A copper alloy comprising Cu—1Cr—2.6Hf was coated with a L-605 cobalt alloy diffusion barrier, to a thickness of about 0.2 mils, by cathodic arc deposition. A protective outer layer of Cu—8Al was then applied by cathodic arc deposition, to a thickness of about 1.5 mils. FIG. 2 is a photomicrograph of this coated substrate after exposure to 1500 F. air for 100 hours. It may be seen that a dense scale has formed at the surface, there is relatively little interdiffusion between layers, and no internal oxidation of the substrate has occurred.

Similarly, FIG. 3 illustrates a Cu—1Cr—2.6Hf substrate having a diffusion barrier of WI-52 cobalt alloy, approximately 0.1 mil thick, and an approximately 1.7 mil thick protective coating of Cu—8Al, both applied by cathodic arc deposition. After 100 hours of exposure to 1500 F. air, a dense adherent scale is visible, with minimal interlayer diffusion, and no internal oxidation of the substrate.

FIGS. 1 through 3 demonstrate the exceptional high temperature oxidation resistance obtained by use of the present invention, comprising application of a diffusion barrier to the copper substrate, followed by application of an aluminum containing copper alloy outer layer.

Test samples were prepared for high cycle fatigue testing. These samples comprised uncoated Cu—15Nb, Cu—8Al coated Cu—15Nb, Cu—8Al coated Cu—15Nb with L-605 diffusion barrier, and Cu—8Al coated Cu—15Nb with WI-52 diffusion barrier. These samples were tested by reverse bending cantilever beam at room temperature to establish the extent of fatigue debit resulting from application of the protective layers of the present invention. It was found that neither the coatings nor the application technique resulted in a measurable change in fatigue properties.

Fluidized bed thermal cycling was conducted on samples prepared as set forth above, both with and without diffusion barrier, to assess the effect of thermal expansion mismatch. In these tests, samples were rapidly cycled between two fluidized beds, one containing aerated alumina sand heated to 1200 F., and the other containing aerated alumina sand at room temperature. The test cycle was for 30 seconds in each bath, for a total of 201 cycles. The samples demonstrated no delamination or cracking of the applied coatings, illustrating excellent adherence between layers, and the relatively slight mismatches of the thermal expansion of the layers.

It is understood that the above description of the present invention is susceptible to various modifications, changes, and adaptations by those skilled in the art, and that the same are to be considered to be within the scope of the present invention, which is set forth by the claims which follow.

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Referenced by
Citing PatentFiling datePublication dateApplicantTitle
US6561679 *Nov 20, 2000May 13, 2003Visteon Global Technologies, Inc.Decorative coating for exterior automotive lighting applications
US6838191May 20, 2003Jan 4, 2005The United States Of America As Represented By The Admistrator Of The National Aeronautics And Space AdministrationBlanch resistant and thermal barrier NiAl coating systems for advanced copper alloys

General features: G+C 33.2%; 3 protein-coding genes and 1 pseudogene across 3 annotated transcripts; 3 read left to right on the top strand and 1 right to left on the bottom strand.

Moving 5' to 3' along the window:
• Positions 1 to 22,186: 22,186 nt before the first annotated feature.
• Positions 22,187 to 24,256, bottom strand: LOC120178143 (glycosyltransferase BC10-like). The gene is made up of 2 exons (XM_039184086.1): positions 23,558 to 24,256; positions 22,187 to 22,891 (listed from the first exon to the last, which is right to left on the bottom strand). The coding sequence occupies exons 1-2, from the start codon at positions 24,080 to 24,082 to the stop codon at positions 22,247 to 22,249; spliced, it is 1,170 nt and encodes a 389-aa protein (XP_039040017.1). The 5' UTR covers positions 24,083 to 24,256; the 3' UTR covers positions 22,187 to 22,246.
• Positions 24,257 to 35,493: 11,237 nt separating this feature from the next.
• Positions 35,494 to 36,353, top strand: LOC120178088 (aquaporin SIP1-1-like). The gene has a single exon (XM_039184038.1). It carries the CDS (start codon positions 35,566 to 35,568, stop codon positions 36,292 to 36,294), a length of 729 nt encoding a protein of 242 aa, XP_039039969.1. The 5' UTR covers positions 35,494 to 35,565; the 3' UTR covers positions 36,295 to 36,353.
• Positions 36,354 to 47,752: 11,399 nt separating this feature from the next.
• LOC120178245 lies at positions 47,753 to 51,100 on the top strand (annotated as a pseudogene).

US7220494 *Aug 20, 2004May 22, 2007Sandvik Intellectual Property AbMetal dusting resistant product
US7592051Feb 9, 2005Sep 22, 2009Southwest Research InstituteNanostructured low-Cr Cu-Cr coatings for high temperature oxidation resistance
US7790003Apr 4, 2006Sep 7, 2010Southwest Research InstituteMethod for magnetron sputter deposition
US8129036 *May 13, 2008Mar 6, 2012Hamilton Sundstrand Space Systems International, Inc.High strength and high thermal conductivity heat transfer apparatus
US8835319Mar 2, 2012Sep 16, 2014Infineon Technologies AgProtection layers for conductive pads and methods of formation thereof
US8836120Apr 19, 2011Sep 16, 2014Infineon Technologies AgSemiconductor device with a layer including niobium, and/or tantalum overlying a contact pad or a metal layer
US20050079378 *Aug 20, 2004Apr 14, 2005Sandvik AbMetal dusting resistant product
US20110114285 *Nov 17, 2010May 19, 2011Buxbaum Robert ECopper-niobium, copper-vanadium, or copper-chromium nanocomposites, and the use thereof in heat exchangers
Classifications
U.S. Classification428/548, 428/675, 428/567, 427/405, 428/553, 428/557, 428/668, 428/674
International ClassificationC23C28/02
Cooperative ClassificationY10T428/12903, Y10T428/12028, Y10T428/12063, Y10T428/1291, C23C28/021, Y10T428/12861, Y10T428/1216, Y10T428/1209
European ClassificationC23C28/02A
Legal Events
DateCodeEventDescription
Apr 23, 1992ASAssignment
Owner name: UNITED TECHNOLOGIES CORPORATION, CONNECTICUT
Free format text: ASSIGNMENT OF ASSIGNORS INTEREST.;ASSIGNORS:BEERS, RUSSELL A.;KHAN, ABDUS S.;NOETZEL, ALLAN A.;REEL/FRAME:006110/0501
Effective date: 19920423
Feb 1, 2005FPAYFee payment
Year of fee payment: 4
Mar 2, 2009REMIMaintenance fee reminder mailed
Aug 21, 2009LAPSLapse for failure to pay maintenance fees
Oct 13, 2009FPExpired due to failure to pay maintenance fee
Effective date: 20090821